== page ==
President Trump signed an Executive Order yesterday January 31, calling on executive branch departments and agencies to encourage recipients of defined types of new federal awards to use cement, iron, steel, aluminum and certain manufactured products produced in the United States. The order builds on prior authority (Executive Order 13788 (April 18, 2017)) focused on procurements by the departments and agencies themselves. The new order extends the “Buy American” conversation to private parties that receive new support, to promote the use of domestic sources in their onward purchases. It addresses programs that receive Federal financial assistance, 2 C.F.R. § 200.40, for creation, maintenance or repair of infrastructure projects.
The order is as remarkable for its limitations as for its scope. As noted, it only calls for encouragement; it is expressly qualified as “consistent with law” and does not apply where a “comparable” domestic preference is in effect; it calls for U.S. procurement to the extent “practicable”; and it creates no private rights of action. The order shows signs of the tension that often exists between domestic preference rules and the desire of awarding authorities for the highest value for their procurement.
There are a variety of existing programs under which the federal government provides funding to state and municipal governments for infrastructure projects, including highways, rail and other transit projects, airport development, and waste water treatment. Some of these programs already incorporate conditions on the use of the federal funds that require the procuring local governments to impose restrictions on the use of foreign-made steel, iron and manufactured goods. The Executive order raises the prospect that, in the future, those types of restrictions could be imposed on a wider range of materials and types of projects, including energy projects of private recipients of federal assistance, and unconventional types of programs such as “broadband internet” and “cybersecurity.”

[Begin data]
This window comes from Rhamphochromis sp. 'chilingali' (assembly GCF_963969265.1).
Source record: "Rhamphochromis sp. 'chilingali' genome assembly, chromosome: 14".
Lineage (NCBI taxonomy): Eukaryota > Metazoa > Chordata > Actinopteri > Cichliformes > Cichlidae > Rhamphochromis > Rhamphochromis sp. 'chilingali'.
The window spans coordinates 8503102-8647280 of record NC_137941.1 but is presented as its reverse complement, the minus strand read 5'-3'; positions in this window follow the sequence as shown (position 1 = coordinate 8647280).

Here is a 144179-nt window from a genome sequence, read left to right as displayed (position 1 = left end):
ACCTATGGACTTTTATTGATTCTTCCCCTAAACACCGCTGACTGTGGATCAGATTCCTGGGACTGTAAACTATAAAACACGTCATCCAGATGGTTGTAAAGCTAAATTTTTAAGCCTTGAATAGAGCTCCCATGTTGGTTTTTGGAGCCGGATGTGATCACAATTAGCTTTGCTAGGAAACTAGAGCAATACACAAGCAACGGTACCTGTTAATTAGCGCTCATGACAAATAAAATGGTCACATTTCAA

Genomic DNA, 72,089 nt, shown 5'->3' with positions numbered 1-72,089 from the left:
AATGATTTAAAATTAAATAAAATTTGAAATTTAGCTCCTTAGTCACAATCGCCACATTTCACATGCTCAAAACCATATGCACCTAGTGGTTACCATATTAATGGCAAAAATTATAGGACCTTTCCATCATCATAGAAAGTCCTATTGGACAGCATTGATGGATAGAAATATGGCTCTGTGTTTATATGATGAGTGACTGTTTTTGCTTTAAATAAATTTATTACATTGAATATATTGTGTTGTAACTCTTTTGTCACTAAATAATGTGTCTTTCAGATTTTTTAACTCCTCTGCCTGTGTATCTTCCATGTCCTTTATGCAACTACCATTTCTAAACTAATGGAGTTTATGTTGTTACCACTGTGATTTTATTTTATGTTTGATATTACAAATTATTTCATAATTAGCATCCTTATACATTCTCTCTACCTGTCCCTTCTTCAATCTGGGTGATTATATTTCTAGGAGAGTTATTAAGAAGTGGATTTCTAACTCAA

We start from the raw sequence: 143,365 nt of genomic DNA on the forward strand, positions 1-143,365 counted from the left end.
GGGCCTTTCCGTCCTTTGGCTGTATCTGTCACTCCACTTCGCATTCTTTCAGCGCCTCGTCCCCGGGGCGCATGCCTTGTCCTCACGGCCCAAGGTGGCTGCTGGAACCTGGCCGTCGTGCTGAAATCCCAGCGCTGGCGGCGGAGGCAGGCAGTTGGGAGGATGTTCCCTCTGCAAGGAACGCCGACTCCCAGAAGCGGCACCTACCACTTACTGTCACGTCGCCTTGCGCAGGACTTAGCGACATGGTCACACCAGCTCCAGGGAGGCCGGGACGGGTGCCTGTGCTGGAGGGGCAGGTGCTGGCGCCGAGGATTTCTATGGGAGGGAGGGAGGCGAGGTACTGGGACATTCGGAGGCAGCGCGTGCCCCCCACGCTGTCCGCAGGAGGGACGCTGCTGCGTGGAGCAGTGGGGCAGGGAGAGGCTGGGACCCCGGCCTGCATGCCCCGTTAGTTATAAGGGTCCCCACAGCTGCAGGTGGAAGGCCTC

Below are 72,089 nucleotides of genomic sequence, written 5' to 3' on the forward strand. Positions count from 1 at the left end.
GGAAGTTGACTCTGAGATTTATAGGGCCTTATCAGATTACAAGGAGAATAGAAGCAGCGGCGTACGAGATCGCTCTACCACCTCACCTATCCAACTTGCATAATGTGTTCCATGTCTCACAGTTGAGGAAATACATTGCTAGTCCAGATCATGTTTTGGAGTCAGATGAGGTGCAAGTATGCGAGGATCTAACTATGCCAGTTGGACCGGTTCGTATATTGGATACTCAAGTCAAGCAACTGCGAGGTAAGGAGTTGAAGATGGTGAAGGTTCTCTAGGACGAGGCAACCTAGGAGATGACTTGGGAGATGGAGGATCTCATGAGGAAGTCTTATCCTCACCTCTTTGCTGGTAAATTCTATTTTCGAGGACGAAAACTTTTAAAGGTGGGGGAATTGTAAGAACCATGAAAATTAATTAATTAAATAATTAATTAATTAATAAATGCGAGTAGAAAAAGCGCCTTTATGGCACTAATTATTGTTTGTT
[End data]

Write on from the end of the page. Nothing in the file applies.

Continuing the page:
The order is to be implemented department by department and agency by agency, and differences in approach and enforcement will emerge as they report within 120 days to the assistant to the President for manufacturing and trade policy on the conditions “that have been used or could be used, consistent with law.” That official, Peter Navarro, authored an opinion article, Peter Navarro: Trump is keeping his promise to buy American, hire American, that was linked in the White House announcement of the order.
Domestic preference rules can not only increase costs, but also impose substantial administrative burdens. Nothing in the order addresses either the standards or the process that agencies use when they waive Buy American requirements or declare them inapplicable. Lawyers, American lawyers, will be parsing the definitions and the agency approaches as they become apparent.